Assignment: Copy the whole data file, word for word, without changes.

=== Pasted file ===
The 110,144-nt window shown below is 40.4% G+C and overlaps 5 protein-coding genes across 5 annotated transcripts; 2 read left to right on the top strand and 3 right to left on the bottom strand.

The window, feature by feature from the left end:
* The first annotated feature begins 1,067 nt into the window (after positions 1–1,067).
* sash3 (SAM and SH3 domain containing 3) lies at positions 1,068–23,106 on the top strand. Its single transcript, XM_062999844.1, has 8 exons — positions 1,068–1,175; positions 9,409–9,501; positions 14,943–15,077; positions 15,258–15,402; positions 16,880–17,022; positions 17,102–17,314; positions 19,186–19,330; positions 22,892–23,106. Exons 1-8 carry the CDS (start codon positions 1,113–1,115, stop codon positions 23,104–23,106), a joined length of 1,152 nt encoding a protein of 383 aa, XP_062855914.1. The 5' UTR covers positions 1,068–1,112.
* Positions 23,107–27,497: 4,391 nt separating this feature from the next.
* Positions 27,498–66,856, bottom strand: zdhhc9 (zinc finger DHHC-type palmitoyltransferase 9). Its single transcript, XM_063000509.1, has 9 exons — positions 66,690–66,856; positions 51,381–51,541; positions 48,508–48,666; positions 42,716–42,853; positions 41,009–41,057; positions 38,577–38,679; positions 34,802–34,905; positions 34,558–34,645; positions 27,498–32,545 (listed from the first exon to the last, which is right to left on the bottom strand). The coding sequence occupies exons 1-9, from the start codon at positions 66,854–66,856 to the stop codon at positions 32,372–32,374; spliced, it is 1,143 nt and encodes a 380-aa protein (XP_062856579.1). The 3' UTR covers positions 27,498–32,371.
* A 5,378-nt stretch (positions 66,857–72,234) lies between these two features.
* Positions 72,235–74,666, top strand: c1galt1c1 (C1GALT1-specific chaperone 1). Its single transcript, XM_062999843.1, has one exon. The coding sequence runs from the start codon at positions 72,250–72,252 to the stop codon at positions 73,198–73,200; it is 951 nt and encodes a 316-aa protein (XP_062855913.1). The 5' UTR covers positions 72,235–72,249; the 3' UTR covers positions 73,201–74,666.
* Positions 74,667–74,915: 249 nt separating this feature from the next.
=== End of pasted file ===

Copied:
The 110,144-nt window shown below is 40.4% G+C and overlaps 5 protein-coding genes across 5 annotated transcripts; 2 read left to right on the top strand and 3 right to left on the bottom strand.

The window, feature by feature from the left end:
* The first annotated feature begins 1,067 nt into the window (after positions 1–1,067).
* sash3 (SAM and SH3 domain containing 3) lies at positions 1,068–23,106 on the top strand. Its single transcript, XM_062999844.1, has 8 exons — positions 1,068–1,175; positions 9,409–9,501; positions 14,943–15,077; positions 15,258–15,402; positions 16,880–17,022; positions 17,102–17,314; positions 19,186–19,330; positions 22,892–23,106. Exons 1-8 carry the CDS (start codon positions 1,113–1,115, stop codon positions 23,104–23,106), a joined length of 1,152 nt encoding a protein of 383 aa, XP_062855914.1. The 5' UTR covers positions 1,068–1,112.
* Positions 23,107–27,497: 4,391 nt separating this feature from the next.
* Positions 27,498–66,856, bottom strand: zdhhc9 (zinc finger DHHC-type palmitoyltransferase 9). Its single transcript, XM_063000509.1, has 9 exons — positions 66,690–66,856; positions 51,381–51,541; positions 48,508–48,666; positions 42,716–42,853; positions 41,009–41,057; positions 38,577–38,679; positions 34,802–34,905; positions 34,558–34,645; positions 27,498–32,545 (listed from the first exon to the last, which is right to left on the bottom strand). The coding sequence occupies exons 1-9, from the start codon at positions 66,854–66,856 to the stop codon at positions 32,372–32,374; spliced, it is 1,143 nt and encodes a 380-aa protein (XP_062856579.1). The 3' UTR covers positions 27,498–32,371.
* A 5,378-nt stretch (positions 66,857–72,234) lies between these two features.
* Positions 72,235–74,666, top strand: c1galt1c1 (C1GALT1-specific chaperone 1). Its single transcript, XM_062999843.1, has one exon. The coding sequence runs from the start codon at positions 72,250–72,252 to the stop codon at positions 73,198–73,200; it is 951 nt and encodes a 316-aa protein (XP_062855913.1). The 5' UTR covers positions 72,235–72,249; the 3' UTR covers positions 73,201–74,666.
* Positions 74,667–74,915: 249 nt separating this feature from the next.